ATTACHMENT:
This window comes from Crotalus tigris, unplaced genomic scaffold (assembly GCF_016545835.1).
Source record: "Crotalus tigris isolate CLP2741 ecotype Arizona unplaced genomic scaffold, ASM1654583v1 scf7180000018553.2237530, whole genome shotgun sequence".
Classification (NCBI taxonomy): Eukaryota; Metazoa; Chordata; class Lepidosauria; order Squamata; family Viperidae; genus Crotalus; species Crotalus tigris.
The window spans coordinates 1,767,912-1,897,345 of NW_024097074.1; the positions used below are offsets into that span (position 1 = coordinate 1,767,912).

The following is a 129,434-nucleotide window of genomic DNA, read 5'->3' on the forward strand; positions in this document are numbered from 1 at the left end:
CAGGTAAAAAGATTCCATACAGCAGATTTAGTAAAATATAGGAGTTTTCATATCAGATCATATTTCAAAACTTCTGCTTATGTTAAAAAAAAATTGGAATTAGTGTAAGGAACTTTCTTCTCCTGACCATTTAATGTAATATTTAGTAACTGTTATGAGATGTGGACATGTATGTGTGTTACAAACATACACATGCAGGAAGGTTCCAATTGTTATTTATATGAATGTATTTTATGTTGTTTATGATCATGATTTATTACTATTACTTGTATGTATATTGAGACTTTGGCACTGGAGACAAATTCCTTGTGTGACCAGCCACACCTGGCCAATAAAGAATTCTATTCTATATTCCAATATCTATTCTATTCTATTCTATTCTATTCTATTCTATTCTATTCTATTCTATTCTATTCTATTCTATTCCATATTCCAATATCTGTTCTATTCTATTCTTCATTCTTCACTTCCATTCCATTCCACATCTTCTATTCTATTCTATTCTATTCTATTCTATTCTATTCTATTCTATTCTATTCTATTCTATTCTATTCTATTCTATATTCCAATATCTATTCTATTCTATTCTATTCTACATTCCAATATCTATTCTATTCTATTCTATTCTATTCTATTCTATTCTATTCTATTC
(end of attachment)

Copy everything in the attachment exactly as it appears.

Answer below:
This window comes from Crotalus tigris, unplaced genomic scaffold (assembly GCF_016545835.1).
Source record: "Crotalus tigris isolate CLP2741 ecotype Arizona unplaced genomic scaffold, ASM1654583v1 scf7180000018553.2237530, whole genome shotgun sequence".
Classification (NCBI taxonomy): Eukaryota; Metazoa; Chordata; class Lepidosauria; order Squamata; family Viperidae; genus Crotalus; species Crotalus tigris.
The window spans coordinates 1,767,912-1,897,345 of NW_024097074.1; the positions used below are offsets into that span (position 1 = coordinate 1,767,912).

The following is a 129,434-nucleotide window of genomic DNA, read 5'->3' on the forward strand; positions in this document are numbered from 1 at the left end:
CAGGTAAAAAGATTCCATACAGCAGATTTAGTAAAATATAGGAGTTTTCATATCAGATCATATTTCAAAACTTCTGCTTATGTTAAAAAAAAATTGGAATTAGTGTAAGGAACTTTCTTCTCCTGACCATTTAATGTAATATTTAGTAACTGTTATGAGATGTGGACATGTATGTGTGTTACAAACATACACATGCAGGAAGGTTCCAATTGTTATTTATATGAATGTATTTTATGTTGTTTATGATCATGATTTATTACTATTACTTGTATGTATATTGAGACTTTGGCACTGGAGACAAATTCCTTGTGTGACCAGCCACACCTGGCCAATAAAGAATTCTATTCTATATTCCAATATCTATTCTATTCTATTCTATTCTATTCTATTCTATTCTATTCTATTCTATTCTATTCTATTCTATTCCATATTCCAATATCTGTTCTATTCTATTCTTCATTCTTCACTTCCATTCCATTCCACATCTTCTATTCTATTCTATTCTATTCTATTCTATTCTATTCTATTCTATTCTATTCTATTCTATTCTATTCTATTCTATATTCCAATATCTATTCTATTCTATTCTATTCTACATTCCAATATCTATTCTATTCTATTCTATTCTATTCTATTCTATTCTATTCTATTC